Scientists are seeing it now more than ever before: animals of all kinds of different species are being observed using tools of some kind to perform tasks.
Observed first in birds, and even in chimpanzees, the behavior, which has typically been associated with elevated intelligence, has now been observed in lab rats by researchers from Doshisha University in Kyotanabe, Japan. Their findings appear in the journal Animal Cognition.
The rats were tasked with getting to some delicious food and needed to be trained to use tools to get to it. The food was placed in such a way that they would need to use some sort of a tool to reach it, so no cheating would be possible.
Lo and behold, the training paid off. The crafty little animals went right ahead and picked up the nearest hook-like tool they could find and started hooking away at the goods.
The researchers even tried to fool the rats a little bit by placing two tools in their reach. One of them was an effective tool that was made strong enough to move the snack, while the other was too flimsy and wouldn’t work for the job.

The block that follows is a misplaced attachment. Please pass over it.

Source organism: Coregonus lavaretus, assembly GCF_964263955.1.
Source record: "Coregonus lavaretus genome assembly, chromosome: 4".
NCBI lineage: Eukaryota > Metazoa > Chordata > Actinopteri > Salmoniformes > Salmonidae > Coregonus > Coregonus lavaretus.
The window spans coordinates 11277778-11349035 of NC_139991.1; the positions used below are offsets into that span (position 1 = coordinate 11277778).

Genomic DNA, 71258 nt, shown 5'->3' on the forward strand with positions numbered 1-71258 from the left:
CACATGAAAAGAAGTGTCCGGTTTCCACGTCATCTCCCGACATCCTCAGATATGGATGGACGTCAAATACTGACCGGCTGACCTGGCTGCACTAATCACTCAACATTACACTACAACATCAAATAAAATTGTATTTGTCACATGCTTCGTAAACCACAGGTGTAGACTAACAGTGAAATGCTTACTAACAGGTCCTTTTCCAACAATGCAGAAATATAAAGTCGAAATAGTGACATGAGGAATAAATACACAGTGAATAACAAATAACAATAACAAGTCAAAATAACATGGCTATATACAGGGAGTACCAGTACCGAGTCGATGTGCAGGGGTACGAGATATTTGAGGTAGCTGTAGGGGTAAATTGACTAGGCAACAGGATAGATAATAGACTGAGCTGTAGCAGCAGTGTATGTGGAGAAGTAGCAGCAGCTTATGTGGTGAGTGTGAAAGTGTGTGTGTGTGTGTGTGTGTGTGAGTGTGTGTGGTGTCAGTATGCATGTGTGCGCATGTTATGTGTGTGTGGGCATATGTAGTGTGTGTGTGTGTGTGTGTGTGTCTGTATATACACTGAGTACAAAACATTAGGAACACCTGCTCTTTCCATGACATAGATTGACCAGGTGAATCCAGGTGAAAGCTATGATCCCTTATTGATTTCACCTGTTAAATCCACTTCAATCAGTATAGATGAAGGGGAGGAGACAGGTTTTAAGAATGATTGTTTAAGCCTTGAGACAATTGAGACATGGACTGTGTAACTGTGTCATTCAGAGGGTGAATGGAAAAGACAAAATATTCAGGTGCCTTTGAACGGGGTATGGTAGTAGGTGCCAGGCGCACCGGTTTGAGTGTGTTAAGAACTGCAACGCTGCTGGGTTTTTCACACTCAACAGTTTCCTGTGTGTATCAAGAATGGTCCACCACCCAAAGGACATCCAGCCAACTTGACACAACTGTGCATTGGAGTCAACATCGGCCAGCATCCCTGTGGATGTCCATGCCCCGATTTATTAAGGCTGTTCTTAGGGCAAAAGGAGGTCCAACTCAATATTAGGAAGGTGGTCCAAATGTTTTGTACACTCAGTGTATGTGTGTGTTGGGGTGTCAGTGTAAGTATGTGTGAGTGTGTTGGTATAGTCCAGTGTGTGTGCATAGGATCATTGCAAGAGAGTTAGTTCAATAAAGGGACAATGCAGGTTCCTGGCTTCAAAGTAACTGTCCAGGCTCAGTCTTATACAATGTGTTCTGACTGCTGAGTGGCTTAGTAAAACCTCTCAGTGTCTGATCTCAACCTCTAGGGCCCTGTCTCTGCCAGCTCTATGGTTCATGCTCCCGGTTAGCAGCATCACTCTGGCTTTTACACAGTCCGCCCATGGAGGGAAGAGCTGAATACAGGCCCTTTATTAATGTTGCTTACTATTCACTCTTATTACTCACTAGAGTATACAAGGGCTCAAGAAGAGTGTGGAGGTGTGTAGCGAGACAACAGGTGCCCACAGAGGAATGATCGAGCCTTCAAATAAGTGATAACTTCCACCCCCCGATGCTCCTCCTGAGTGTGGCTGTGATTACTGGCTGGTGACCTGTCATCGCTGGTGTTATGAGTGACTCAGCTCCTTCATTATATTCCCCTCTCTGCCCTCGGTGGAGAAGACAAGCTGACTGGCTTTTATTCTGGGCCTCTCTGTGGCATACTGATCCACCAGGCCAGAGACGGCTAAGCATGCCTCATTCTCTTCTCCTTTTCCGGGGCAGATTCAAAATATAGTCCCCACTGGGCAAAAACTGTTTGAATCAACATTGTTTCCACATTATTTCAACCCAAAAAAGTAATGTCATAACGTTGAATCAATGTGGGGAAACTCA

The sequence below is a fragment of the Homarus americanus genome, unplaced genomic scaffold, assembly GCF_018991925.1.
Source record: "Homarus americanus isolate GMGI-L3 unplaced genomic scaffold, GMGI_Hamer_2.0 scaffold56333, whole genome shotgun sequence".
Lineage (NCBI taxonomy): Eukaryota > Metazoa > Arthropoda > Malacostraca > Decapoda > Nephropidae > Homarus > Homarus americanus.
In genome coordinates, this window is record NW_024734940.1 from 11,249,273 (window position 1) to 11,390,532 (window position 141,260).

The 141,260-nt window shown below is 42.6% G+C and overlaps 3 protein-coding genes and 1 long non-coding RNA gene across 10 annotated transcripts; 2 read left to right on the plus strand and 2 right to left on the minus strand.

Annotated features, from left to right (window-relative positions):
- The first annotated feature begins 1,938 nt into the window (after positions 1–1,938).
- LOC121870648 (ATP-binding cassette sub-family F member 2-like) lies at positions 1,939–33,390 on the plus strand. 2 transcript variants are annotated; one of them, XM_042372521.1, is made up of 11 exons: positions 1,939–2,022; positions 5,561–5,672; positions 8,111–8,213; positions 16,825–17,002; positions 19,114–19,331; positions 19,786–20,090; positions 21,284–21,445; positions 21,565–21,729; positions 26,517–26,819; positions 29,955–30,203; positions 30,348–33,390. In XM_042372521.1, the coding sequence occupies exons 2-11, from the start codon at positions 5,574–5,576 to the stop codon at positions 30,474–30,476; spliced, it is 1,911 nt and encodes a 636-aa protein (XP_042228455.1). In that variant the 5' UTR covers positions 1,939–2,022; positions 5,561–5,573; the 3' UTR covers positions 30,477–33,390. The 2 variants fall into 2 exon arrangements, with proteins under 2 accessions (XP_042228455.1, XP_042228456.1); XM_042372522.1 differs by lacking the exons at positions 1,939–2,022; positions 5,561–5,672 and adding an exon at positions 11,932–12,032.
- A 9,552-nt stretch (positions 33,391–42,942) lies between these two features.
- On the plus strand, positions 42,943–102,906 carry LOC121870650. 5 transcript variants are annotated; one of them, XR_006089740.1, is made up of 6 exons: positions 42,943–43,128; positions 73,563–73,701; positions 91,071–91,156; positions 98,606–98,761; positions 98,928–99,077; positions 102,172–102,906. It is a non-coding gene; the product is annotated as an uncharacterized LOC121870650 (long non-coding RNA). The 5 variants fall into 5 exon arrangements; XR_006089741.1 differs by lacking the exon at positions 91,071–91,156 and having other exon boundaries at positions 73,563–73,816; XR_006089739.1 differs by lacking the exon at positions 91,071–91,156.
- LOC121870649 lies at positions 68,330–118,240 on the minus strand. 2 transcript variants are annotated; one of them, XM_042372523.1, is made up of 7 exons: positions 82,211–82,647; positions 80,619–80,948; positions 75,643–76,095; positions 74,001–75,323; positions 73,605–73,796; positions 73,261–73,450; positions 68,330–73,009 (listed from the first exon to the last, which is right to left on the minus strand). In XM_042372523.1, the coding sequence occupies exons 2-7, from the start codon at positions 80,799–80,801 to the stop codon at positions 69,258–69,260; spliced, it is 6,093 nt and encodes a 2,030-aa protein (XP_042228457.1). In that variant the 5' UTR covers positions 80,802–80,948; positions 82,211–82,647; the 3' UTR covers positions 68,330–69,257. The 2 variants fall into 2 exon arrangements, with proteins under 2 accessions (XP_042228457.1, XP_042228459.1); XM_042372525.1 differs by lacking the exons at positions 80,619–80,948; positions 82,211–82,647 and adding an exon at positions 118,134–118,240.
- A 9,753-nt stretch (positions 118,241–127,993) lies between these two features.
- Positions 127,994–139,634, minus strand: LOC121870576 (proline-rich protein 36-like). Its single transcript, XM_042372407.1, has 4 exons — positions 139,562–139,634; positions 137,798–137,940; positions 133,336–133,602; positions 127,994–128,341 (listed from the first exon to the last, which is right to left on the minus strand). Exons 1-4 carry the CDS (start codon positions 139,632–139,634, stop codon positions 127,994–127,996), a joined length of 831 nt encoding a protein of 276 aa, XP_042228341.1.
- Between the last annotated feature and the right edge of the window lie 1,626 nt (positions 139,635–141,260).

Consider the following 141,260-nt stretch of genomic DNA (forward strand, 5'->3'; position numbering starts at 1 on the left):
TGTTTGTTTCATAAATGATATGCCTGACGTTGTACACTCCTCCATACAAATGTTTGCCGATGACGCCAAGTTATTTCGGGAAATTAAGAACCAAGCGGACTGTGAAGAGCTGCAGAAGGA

In time, all of the rats were choosing the effective tool almost all of the time, suggesting they’re intelligent enough to remember which tool worked and which tool did not.
In some cases, the rats may have selected the poorer tool choice based solely on poor eyesight, so the margin of error that was observed may not have had anything to do with intelligence at all.
As we continue to see more and more animal species utilizing tools for various tasks, we must re-think animal intelligence and the longstanding idea that animals aren’t capable of complex thought.
Source: New Scientist